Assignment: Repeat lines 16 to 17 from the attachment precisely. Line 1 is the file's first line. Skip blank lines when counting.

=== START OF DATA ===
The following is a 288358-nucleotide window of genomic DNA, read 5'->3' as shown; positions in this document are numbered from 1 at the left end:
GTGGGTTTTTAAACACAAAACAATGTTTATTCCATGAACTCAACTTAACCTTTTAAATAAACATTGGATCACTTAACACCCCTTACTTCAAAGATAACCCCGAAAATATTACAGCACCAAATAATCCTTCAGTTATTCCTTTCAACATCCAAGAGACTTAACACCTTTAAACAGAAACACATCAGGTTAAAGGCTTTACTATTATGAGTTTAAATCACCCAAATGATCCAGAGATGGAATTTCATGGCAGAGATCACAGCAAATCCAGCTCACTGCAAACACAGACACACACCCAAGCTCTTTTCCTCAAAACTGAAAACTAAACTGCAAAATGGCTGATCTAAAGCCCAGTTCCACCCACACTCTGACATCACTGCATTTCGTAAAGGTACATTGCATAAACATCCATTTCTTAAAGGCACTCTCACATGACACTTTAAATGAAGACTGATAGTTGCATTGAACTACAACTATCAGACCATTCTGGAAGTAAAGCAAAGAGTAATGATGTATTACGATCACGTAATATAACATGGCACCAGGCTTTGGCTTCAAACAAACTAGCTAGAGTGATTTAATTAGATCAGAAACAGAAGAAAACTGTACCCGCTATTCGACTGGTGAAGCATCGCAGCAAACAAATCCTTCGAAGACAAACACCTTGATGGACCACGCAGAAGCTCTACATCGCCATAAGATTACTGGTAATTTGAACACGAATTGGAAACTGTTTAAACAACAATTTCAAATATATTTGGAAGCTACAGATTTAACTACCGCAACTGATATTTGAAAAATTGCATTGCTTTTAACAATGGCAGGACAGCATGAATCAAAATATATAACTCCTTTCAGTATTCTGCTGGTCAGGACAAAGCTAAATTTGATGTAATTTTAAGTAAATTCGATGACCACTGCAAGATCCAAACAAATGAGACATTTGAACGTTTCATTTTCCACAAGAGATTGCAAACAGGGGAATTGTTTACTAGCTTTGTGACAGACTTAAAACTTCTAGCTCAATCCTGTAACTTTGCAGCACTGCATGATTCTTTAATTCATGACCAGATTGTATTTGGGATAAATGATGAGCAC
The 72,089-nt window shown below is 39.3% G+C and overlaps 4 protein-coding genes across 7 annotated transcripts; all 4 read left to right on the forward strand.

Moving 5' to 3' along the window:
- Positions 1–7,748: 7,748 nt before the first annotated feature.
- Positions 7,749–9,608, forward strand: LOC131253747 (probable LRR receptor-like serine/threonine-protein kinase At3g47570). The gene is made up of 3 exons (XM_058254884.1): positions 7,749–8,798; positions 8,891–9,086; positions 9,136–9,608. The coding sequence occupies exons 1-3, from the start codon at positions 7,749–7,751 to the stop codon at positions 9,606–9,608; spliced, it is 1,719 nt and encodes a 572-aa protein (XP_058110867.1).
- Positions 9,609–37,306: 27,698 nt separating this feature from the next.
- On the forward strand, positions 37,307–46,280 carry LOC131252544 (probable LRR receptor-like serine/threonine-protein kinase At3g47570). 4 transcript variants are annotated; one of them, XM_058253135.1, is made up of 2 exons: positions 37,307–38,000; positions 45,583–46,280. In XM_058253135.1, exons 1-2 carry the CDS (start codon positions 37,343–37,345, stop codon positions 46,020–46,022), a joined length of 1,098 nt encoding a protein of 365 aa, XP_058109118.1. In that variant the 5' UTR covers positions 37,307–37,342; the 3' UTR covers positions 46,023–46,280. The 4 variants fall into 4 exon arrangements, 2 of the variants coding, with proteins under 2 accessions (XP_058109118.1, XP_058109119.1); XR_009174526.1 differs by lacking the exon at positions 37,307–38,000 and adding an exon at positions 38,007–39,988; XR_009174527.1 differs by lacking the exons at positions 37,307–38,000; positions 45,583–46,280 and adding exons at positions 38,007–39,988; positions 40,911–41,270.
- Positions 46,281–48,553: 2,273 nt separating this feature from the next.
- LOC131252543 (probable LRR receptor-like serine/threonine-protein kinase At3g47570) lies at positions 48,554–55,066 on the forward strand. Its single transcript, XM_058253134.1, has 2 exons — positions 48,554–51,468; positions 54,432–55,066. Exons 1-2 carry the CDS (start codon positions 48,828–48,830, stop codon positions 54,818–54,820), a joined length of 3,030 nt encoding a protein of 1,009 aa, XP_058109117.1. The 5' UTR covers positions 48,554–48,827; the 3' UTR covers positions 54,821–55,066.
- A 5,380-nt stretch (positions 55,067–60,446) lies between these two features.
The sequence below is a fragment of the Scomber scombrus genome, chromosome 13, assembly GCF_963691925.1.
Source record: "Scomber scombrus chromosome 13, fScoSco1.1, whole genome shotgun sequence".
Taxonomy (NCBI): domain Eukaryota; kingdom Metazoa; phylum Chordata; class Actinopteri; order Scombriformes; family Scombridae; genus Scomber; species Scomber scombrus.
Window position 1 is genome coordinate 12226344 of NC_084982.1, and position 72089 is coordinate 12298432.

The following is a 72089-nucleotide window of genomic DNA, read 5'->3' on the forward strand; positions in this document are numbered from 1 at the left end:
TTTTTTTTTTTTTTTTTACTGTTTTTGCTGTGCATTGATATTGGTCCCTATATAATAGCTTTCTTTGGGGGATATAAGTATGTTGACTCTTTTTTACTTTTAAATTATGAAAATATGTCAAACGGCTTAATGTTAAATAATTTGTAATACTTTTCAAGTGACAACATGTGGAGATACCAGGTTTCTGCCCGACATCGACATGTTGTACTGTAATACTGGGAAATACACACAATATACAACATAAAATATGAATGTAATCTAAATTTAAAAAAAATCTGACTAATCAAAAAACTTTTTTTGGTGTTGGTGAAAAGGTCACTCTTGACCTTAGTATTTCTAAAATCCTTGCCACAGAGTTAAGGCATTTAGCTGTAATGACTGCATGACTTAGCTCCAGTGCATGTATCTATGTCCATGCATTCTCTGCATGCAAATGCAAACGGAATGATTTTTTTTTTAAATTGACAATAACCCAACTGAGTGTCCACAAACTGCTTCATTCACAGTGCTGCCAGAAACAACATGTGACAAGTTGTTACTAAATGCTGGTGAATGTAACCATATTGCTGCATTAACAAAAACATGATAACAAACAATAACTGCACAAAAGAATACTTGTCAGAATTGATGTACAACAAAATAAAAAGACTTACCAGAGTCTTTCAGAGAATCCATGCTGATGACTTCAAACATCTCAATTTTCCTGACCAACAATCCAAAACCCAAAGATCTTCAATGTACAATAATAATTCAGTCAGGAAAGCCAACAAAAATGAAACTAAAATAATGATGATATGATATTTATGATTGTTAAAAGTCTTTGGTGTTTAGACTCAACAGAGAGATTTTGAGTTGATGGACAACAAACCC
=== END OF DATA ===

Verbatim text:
The following is a 72089-nucleotide window of genomic DNA, read 5'->3' on the forward strand; positions in this document are numbered from 1 at the left end:
TTTTTTTTTTTTTTTTTACTGTTTTTGCTGTGCATTGATATTGGTCCCTATATAATAGCTTTCTTTGGGGGATATAAGTATGTTGACTCTTTTTTACTTTTAAATTATGAAAATATGTCAAACGGCTTAATGTTAAATAATTTGTAATACTTTTCAAGTGACAACATGTGGAGATACCAGGTTTCTGCCCGACATCGACATGTTGTACTGTAATACTGGGAAATACACACAATATACAACATAAAATATGAATGTAATCTAAATTTAAAAAAAATCTGACTAATCAAAAAACTTTTTTTGGTGTTGGTGAAAAGGTCACTCTTGACCTTAGTATTTCTAAAATCCTTGCCACAGAGTTAAGGCATTTAGCTGTAATGACTGCATGACTTAGCTCCAGTGCATGTATCTATGTCCATGCATTCTCTGCATGCAAATGCAAACGGAATGATTTTTTTTTTAAATTGACAATAACCCAACTGAGTGTCCACAAACTGCTTCATTCACAGTGCTGCCAGAAACAACATGTGACAAGTTGTTACTAAATGCTGGTGAATGTAACCATATTGCTGCATTAACAAAAACATGATAACAAACAATAACTGCACAAAAGAATACTTGTCAGAATTGATGTACAACAAAATAAAAAGACTTACCAGAGTCTTTCAGAGAATCCATGCTGATGACTTCAAACATCTCAATTTTCCTGACCAACAATCCAAAACCCAAAGATCTTCAATGTACAATAATAATTCAGTCAGGAAAGCCAACAAAAATGAAACTAAAATAATGATGATATGATATTTATGATTGTTAAAAGTCTTTGGTGTTTAGACTCAACAGAGAGATTTTGAGTTGATGGACAACAAACCC